Psychiatric Quarterly [psaq] ph183-psaq-460939 June 5, 2003 12:51 Style ﬁle version June 4th, 2002
Psychiatric Quarterly, Vol. 74, No. 3, Fall 2003 (
PROVIDER AND FAMILY BELIEFS
REGARDING THE CAUSES OF SEVERE
Tina Marshall, Ph.D., Phyllis Solomon, Ph.D.,
Sara-Ann Steber, M.S.S., M.L.S.P., and Edie Mannion, M.F.T.
The study examined mental health providers’ and families’ of adults with se-
vere mental illness beliefs regarding the etiology of mental illness. A countywide
sample of 87 providers and family members was collected over a course of six
months as part of a consensus building process to institute family education.
Beliefs regarding the biological basis of mental illness are not replacing fam-
ily causation beliefs for providers and families. Instead, providers and families
hold biological and family causation theories regarding the etiology of mental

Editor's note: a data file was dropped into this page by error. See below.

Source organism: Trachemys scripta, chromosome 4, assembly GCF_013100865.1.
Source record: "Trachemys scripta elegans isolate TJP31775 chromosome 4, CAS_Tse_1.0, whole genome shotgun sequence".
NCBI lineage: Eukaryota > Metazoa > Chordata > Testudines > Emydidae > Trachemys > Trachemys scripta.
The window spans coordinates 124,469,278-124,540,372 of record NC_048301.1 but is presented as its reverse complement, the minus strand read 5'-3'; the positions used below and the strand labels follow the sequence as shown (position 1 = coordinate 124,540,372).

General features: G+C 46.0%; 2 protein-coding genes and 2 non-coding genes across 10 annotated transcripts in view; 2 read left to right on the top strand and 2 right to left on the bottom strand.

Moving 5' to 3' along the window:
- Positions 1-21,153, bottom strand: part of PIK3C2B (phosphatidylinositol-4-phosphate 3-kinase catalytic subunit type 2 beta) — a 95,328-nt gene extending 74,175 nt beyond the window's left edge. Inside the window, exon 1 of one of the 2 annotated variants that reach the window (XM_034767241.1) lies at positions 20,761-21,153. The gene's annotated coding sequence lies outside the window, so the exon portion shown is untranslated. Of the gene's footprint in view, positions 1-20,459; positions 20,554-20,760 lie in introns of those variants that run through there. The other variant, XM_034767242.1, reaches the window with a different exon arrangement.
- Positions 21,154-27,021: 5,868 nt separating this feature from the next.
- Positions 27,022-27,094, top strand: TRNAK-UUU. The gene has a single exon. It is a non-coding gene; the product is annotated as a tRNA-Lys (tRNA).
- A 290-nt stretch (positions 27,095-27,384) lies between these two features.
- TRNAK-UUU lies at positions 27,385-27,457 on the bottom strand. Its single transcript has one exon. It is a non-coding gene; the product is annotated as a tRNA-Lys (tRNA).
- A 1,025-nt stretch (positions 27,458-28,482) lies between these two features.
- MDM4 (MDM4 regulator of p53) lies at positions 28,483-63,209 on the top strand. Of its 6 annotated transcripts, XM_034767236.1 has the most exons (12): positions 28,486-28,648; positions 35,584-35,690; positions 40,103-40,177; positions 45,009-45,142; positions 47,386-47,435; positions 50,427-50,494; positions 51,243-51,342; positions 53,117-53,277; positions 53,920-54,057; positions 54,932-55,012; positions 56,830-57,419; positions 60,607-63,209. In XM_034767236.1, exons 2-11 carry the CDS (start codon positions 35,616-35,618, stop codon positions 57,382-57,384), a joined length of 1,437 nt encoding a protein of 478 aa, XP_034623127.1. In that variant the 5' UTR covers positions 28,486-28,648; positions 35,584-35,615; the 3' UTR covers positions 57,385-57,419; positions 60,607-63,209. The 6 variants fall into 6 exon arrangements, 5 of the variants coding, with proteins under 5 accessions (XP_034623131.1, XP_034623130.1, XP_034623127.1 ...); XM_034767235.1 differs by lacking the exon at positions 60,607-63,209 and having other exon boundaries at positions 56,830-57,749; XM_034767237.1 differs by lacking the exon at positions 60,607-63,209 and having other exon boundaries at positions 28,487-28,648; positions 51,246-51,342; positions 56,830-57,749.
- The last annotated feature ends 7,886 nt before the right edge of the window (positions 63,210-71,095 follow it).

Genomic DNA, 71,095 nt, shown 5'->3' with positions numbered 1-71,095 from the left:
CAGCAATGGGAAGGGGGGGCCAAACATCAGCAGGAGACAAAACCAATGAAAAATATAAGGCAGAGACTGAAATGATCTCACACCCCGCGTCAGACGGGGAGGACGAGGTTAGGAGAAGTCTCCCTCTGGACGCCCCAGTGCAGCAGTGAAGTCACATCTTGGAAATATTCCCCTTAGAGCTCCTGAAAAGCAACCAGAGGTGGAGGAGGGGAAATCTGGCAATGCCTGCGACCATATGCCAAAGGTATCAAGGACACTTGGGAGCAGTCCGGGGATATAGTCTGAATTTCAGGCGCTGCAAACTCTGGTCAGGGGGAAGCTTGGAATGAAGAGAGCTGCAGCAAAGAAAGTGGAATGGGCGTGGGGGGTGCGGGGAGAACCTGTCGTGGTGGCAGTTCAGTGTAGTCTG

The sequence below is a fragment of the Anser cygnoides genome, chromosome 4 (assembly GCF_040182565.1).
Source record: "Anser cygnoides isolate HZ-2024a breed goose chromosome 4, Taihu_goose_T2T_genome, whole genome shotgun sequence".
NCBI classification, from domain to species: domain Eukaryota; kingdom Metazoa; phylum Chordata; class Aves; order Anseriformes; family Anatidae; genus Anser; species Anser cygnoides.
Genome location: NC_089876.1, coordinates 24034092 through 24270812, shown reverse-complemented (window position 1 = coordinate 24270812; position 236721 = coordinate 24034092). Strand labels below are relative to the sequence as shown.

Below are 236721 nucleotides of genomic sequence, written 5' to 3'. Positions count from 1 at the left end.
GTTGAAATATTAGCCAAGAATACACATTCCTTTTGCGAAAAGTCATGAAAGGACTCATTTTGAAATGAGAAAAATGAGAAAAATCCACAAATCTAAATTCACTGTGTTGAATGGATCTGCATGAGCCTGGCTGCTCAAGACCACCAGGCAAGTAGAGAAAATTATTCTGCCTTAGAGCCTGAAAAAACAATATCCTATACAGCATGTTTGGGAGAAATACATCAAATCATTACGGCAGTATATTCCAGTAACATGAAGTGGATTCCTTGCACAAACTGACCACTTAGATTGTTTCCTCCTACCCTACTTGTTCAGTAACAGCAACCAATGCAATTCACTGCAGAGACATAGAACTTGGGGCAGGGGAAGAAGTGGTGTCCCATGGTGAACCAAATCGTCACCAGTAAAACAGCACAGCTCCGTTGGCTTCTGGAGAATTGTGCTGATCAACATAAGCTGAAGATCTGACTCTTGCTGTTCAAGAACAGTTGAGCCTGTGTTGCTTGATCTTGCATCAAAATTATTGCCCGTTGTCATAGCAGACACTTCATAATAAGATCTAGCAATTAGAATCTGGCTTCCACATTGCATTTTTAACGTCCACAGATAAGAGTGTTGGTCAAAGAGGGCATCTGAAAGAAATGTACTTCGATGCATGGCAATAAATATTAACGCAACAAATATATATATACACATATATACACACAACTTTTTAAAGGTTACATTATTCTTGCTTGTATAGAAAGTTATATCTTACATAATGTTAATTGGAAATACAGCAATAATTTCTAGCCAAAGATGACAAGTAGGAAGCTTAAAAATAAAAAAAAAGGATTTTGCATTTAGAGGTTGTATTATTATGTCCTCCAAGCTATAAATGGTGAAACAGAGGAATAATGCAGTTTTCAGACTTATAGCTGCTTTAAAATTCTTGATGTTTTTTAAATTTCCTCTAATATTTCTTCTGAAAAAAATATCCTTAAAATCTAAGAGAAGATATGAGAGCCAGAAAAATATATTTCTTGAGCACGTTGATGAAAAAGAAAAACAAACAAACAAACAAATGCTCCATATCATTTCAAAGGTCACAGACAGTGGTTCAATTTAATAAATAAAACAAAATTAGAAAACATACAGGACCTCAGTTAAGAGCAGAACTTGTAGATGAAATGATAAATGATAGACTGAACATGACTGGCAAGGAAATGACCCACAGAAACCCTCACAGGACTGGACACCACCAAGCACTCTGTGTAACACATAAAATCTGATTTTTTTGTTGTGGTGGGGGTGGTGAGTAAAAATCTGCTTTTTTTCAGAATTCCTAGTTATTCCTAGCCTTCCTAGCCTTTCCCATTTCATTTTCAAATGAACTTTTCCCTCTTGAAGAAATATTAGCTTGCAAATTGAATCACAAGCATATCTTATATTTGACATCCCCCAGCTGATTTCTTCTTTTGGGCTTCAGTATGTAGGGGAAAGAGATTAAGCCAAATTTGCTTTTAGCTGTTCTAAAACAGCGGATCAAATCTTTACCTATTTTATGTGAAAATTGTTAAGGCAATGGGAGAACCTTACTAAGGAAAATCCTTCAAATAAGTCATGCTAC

illness simultaneously. Providers with less family contact were more likely to
believe that families may cause mental illness, when controlling for race, gen-
der, education, and years working in mental health. Families with negative
Tina Marshall, Ph.D., is a Clinical Research Specialist at the Systems Evaluation Cen-
ter, University of Maryland at Baltimore, MD.
Phyllis Solomon, Ph.D., is a Professor in the School of Social Work, University of Penn-
sylvania, Philadelphia, PA.
Sara-Ann Steber, M.S.S., M.L.S.P., is the Director of the Technical Assistance and Ed-
ucation Center at the Center for Mental Health Policy and Services Research, University
of Pennsylvania, Philadelphia, PA.
Edie Mannion, M.F.T., is the Cofounder and Director of the Training, Education,
and Consultation Family Center at the Mental Health Association of Southeastern
Pennsylvania, Philadelphia, PA.
Address correspondence to Dr. Tina Marshall, 3700 Koppers Street, Suite 402,
Baltimore, MD 21227; e-mail: email@example.com.
2003 Human Sciences Press, Inc.